Food is one way to preserve the culture of India, immigrants in Chesterfield say

By Amy Burlage and Ernie Siciliano

Veena Ramnarain makes a tasty cottage cheese and spinach dish, her husband Vijay says.  But, the meal means more than just mixing dairy and vegetables.

Veena and Vijay came to America in 1984 with their two children.  She grew up in Mumbai, India.  He is from Mauritius.  They now live in Chesterfield County but have cultural ties to Henrico.  For the Ramnarains, food is one way they can preserve their Indian culture while living in America.

They are part of a growing Indian community that has become a presence in the local food market.

"We are able to buy all the ingredients for authentic food here," said Meena Midha, another Indian immigrant to Henrico.

The Ramnarains have seen the growth first hand.  When they first came to America, there was just one Indian store in the Richmond area.  Now, they are able to choose from a variety of establishments, such as Taj Mahal Groceries, Indo-Pak Grocery, or restaurants like India K'Raja.

"In the United States, every time you go out it's Pizza Hut or McDonald's," Vijay said. "When you look at Indian food you go area to area, town to town.  It is different cuisine."

Nevertheless, the Ramnarains don't dismiss American food either. "[Our children] ate one meal at school, which was American, and they ate one meal at home, which was Indian," Veena said.

The Ramnarains said that they also made sure their kids watched Indian movies, also known as "Bollywood."

"My kids were watching TV seven days a week and were exposed to America, and it's harder to teach them a language if they don't hear it every day," Vijay said.

Indian movies have less sex and violence than their American counterparts and are more "song and dance," Veena said.

As Indian parents try to impart Indian culture, it is often Indian children who help teach their parents American culture.

Mona Narang, who left Mumbai in 1977, has two children who she refers to as her "brown American boys."    They taught her what clothes were acceptable fashions for them to buy her and colloquial expressions like "that's cool" and "it's the bomb."  Narang enrolled her boys in Indian dance classes at the Hindu Center of Virginia, but they stopped at the age of 15.  One of them is now a singer in Nashville.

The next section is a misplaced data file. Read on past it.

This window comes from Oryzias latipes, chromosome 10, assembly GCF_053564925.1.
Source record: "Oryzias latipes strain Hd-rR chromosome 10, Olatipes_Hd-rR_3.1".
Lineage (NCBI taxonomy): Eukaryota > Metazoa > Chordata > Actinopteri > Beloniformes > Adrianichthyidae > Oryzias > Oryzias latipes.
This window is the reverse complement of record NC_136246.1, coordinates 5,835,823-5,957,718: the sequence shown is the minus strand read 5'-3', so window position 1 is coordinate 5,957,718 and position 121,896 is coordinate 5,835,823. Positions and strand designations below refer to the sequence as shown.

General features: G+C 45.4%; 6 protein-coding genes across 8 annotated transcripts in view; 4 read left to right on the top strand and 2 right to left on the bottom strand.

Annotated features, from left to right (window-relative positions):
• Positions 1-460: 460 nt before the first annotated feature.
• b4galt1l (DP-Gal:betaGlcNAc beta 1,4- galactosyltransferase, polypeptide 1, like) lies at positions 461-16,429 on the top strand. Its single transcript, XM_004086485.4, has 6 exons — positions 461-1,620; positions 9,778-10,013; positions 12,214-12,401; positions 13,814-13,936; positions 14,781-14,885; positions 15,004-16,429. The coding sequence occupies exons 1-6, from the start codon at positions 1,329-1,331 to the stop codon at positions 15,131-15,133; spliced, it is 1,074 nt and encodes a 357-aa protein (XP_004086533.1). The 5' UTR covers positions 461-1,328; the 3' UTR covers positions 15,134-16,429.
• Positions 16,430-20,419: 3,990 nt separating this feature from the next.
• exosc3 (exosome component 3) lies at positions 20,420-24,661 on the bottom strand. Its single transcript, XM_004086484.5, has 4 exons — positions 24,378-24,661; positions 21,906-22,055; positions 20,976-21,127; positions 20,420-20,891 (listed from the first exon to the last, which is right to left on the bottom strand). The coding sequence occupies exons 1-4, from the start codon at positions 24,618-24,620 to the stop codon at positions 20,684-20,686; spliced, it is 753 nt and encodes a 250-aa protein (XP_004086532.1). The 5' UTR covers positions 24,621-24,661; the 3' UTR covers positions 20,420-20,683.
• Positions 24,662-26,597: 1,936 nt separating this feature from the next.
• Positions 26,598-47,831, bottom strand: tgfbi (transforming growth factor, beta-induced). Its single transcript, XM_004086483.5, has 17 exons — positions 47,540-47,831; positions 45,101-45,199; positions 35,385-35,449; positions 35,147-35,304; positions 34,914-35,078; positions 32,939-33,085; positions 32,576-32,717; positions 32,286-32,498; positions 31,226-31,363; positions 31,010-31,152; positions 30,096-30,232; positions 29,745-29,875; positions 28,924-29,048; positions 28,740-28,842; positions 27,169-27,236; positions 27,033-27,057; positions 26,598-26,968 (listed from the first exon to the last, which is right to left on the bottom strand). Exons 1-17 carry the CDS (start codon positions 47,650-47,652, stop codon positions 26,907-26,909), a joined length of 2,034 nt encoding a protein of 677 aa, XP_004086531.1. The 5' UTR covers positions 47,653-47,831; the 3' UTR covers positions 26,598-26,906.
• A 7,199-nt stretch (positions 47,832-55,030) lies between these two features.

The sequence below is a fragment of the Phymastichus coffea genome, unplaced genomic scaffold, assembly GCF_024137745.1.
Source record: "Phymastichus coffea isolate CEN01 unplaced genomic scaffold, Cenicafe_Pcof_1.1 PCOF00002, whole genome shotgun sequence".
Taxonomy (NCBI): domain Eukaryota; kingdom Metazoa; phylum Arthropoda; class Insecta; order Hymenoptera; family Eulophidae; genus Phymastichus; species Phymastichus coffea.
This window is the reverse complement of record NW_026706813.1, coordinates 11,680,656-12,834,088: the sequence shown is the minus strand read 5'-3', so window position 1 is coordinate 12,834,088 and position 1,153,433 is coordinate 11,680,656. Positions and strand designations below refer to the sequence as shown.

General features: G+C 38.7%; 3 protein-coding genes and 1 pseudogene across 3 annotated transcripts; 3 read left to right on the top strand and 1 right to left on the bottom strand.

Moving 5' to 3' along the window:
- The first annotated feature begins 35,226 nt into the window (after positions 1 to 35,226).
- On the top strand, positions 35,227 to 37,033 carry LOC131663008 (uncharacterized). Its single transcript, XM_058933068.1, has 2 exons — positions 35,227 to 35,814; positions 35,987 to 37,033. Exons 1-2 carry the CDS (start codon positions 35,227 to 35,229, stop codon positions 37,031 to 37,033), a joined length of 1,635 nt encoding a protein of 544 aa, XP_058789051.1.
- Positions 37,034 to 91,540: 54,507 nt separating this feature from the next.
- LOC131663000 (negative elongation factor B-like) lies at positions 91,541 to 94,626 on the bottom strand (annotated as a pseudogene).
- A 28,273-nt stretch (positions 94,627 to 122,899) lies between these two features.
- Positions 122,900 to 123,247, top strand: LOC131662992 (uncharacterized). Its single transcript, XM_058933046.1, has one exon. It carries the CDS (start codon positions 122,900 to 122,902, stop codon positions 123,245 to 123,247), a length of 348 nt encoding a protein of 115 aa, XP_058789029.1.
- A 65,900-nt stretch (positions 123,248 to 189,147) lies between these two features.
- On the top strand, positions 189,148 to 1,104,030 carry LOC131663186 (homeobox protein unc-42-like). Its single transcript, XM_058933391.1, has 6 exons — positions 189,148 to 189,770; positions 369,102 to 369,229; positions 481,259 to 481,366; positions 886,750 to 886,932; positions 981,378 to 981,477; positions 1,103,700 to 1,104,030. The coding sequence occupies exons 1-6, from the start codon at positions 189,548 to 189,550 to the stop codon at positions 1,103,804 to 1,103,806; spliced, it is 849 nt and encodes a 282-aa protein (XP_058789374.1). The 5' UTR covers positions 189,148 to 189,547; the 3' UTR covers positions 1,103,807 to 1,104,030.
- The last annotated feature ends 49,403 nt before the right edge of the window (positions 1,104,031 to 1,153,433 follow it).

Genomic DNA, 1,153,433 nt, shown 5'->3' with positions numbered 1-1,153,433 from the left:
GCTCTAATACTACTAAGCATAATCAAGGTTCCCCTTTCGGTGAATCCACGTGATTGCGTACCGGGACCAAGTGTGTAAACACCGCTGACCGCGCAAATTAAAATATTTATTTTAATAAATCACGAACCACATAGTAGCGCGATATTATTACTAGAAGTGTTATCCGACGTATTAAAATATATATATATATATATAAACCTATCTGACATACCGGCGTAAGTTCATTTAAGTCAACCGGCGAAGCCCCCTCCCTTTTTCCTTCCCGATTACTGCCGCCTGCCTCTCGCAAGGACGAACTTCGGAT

The effort toward maintaining Indian culture has gotten easier as more Indian immigrants have moved to Richmond.  Veena Ramnarain said that in the 1980s, Indian immigrants were so few, that it was nearly impossible to transmit their culture. That has changed.

"With the larger community we are so many€¦and all speak the Indian language and it's nothing to be ashamed of," she said.

One thing that helped Narang was the many community organizations.  Narang volunteers at the Hindu Center of Virginia and is a member of the India Association and the American Asian Society of Central Virginia.  Narang called these organizations "reassuring," because she was able to speak in her native tongue and talk to parents who are raising Indian children in American, and who are also trying to instill an appreciation for American culture. "When you are totally new, in a familiar surrounding adjusting is much easier," she said.  "All of that makes you feel right at home."

In fact, Narang feels more at home living in Richmond's West End than in India.

"When I go back to India, I'm in for a culture shock," she said. "America is home."

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One Response to Food is one way to preserve the culture of India, immigrants in Chesterfield say

  1. Falguni says:


    I would like to know is it difficult for the indian kid for 7 years to asjust in American school.
    I am planing to move to richmond but is really worried about my son who is 7 years old. He should not feel odd one out. Please reply ASAP.


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